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SkyDrift Review

14 September 2011

A couple of weeks ago we posted a preview for a plane racing game called SkyDrift, a downloadable title by Hungarian developer Digital Reality that takes the concept of Kart Racing games and literally gives them wings—and, a turboprop.

What you’ll get for your $15 USD is a small selection of game modes and types. There’s the singleplayer campaign and an online multiplayer, and three types of races for you to test your skills at over six tracks (forward and reverse) along with a selection of eight aircraft. The three modes are very different—your standard Power Race is a two or three lap race with the games variety of weapons turned on, while the Survival mode gets rid of laps and instead disqualifies the guy in last place at set intervals until there is only one plane remaining. Finally, the Speed Race removes the weapons and in turn gives you rings you can fly through, not only laying out an optimal route, but flying through them also gives you a speed boost.

The number of levels to race on may not seem like much, but there is a lot of variety between each track. One will have you swooping over rivers of lava, while others have you twisting around icicles in underground ice caves. The reverse tracks are actually a great addition as they are almost completely different experiences from their originals, not only with little things like weapon placements, but also forcing you to use new techniques in familiar settings. The track design itself is very well thought out, tailored to the ways a plane can be flown and making use of three-dimensional space. However, some invisible walls used to keep you on the set course can get annoying and sometimes be a little random in terms of where you can and cannot cut a corner.

Speaking of the flight controls, SkyDrift seems to have really nailed how you would expect the planes to handle. The left stick is used to control altitude and to bank left and right like most on-rails arcade-flying games, where as pushing left or right on the right stick will roll the plane onto its side, allowing for tighter turns and to pass through tighter obstacles. Flying closer to the ground rewards you with an increase in speed and filling up your boost meter, which can both mean the difference between winning and losing. It all feels right and perfectly responsive.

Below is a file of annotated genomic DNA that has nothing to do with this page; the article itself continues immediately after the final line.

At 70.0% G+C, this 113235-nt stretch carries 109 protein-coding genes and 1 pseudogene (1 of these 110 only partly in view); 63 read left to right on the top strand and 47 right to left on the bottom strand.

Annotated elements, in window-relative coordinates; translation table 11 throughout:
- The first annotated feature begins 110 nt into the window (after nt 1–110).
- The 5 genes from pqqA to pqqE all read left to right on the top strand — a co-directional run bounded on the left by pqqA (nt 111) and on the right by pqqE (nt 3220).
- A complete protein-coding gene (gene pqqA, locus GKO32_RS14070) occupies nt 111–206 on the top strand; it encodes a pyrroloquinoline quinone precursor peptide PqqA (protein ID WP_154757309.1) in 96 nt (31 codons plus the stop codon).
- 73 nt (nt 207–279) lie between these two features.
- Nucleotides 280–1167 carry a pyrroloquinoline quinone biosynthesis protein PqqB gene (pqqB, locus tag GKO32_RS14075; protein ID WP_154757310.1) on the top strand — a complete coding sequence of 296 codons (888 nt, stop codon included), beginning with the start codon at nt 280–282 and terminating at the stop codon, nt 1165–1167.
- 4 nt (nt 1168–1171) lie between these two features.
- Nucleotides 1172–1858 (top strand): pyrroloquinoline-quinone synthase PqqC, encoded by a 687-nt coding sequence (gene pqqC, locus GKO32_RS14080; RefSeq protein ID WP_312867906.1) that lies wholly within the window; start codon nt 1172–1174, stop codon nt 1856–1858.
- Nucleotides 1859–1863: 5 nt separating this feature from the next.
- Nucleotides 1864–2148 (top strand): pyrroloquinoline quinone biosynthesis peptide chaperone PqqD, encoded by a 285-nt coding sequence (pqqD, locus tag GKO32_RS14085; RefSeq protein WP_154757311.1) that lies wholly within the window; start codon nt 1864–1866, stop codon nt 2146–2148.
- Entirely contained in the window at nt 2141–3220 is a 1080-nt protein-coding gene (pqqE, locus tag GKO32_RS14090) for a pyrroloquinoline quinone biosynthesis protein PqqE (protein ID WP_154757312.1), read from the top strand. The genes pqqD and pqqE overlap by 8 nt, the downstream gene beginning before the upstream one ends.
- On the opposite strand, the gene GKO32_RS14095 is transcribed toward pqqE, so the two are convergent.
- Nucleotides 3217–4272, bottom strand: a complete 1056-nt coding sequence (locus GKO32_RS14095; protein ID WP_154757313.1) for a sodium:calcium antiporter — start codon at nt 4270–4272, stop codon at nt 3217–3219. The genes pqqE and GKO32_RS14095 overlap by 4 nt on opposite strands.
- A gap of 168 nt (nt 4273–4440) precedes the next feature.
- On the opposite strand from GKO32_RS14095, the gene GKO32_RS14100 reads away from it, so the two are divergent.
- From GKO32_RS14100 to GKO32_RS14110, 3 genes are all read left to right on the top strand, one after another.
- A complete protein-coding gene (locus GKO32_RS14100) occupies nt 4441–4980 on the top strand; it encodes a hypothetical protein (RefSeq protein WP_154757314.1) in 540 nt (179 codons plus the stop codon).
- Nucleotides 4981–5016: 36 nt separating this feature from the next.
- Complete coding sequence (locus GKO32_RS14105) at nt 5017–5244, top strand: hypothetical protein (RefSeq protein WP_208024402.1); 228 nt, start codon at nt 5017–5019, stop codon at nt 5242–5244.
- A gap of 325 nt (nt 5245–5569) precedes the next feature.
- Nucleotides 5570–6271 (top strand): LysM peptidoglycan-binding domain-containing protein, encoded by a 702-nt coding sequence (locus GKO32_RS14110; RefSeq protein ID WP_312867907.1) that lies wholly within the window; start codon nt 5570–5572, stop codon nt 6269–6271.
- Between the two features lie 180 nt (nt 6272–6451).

Each plane has its own set of stats that are most definitely not for show, the heavier planes with bad accelerations will be left lumbering behind at the beginning of the race as they slowly pick up greater speeds, while the smaller ones will shoot off and have slightly twitchy controls. The balancing on the planes isn’t perfect, as there seems to be planes with clear advantages; however, a skilled player will be able to make use of the boost mechanics and flying low to make up for lack of maneuverability.

What does seem to be perfectly balanced though are the weapons—fixed on the track and labeled as which one you’re picking up, there is no overpowered or uber weapon like the ubiquitous Blue Shell. The mixture of offensive and defensive weapons is powerful enough to slow down foes or protect yourself, but not too powerful as to negate flying skills and become the true race decider. They’re all able to be powered up to a second level to do more damage or have different effects, and they can also be burnt to refill your boost meter.

One of the highlights early on while learning the game is figuring out that homing missiles can be avoided by flying around tight obstacles so they hit a wall and not you. Maybe that was just me though.

The singleplayer game is a short, three to four hour romp through the levels and gametypes with increasingly difficult enemy A.I. About halfway through you’ll have seen all it has to offer really, however to unlock more aircraft and skins you need to finish the single player. The last set of races can get a little frustrating, as the A.I. has a habit of gaining an unbeatable lead while you’re caught in a battle for the middle of the field. The final race is good though—mixing up the three main game types in one race to try and end it with a bang.

The multiplayer is both SkyDrift's greatest achievement and worst failing. What awaits you is an amazingly lag-free experience of up to eight people on any map on any mode with different lighting conditions and lap count, and a voting session for the next track. However, there is no local multiplayer which is becoming a problem in this day and age. A game like this could really benefit from some old fashioned huddling-around-a-TV-swearing that offline multiplayer would give it. Still though, with the quality of the online mode and some Skype wizardry, it would mostly feel like you’re in the same room. Mostly.

In all the years of video games, for all the things that have come out on various consoles and computers, you’d think plane racing games would be a genre that had been explored far more often. SkyDrift may not be the first, and it definitely borrows from some of the more noted examples, but it most certainly has potential to be a great game and get the genre much more notice.

-The Final Word-

SkyDrift is a fantastic plane racing game that stands out among its inspirational peers. While a lack of local multiplayer is noticeable, it doesn't detract from the charm and balance that gives it such great potential.
  • Wonderful level design that makes the most of aircraft controls
  • Very well balanced weapons
  • Exhilarating sense of speed
  • No local multiplayer
  • Cheap A.I. in later stages
  • Short campaign that lacks variety
8.0
See PSU's reviews scores on Metacritic and Gamerankings

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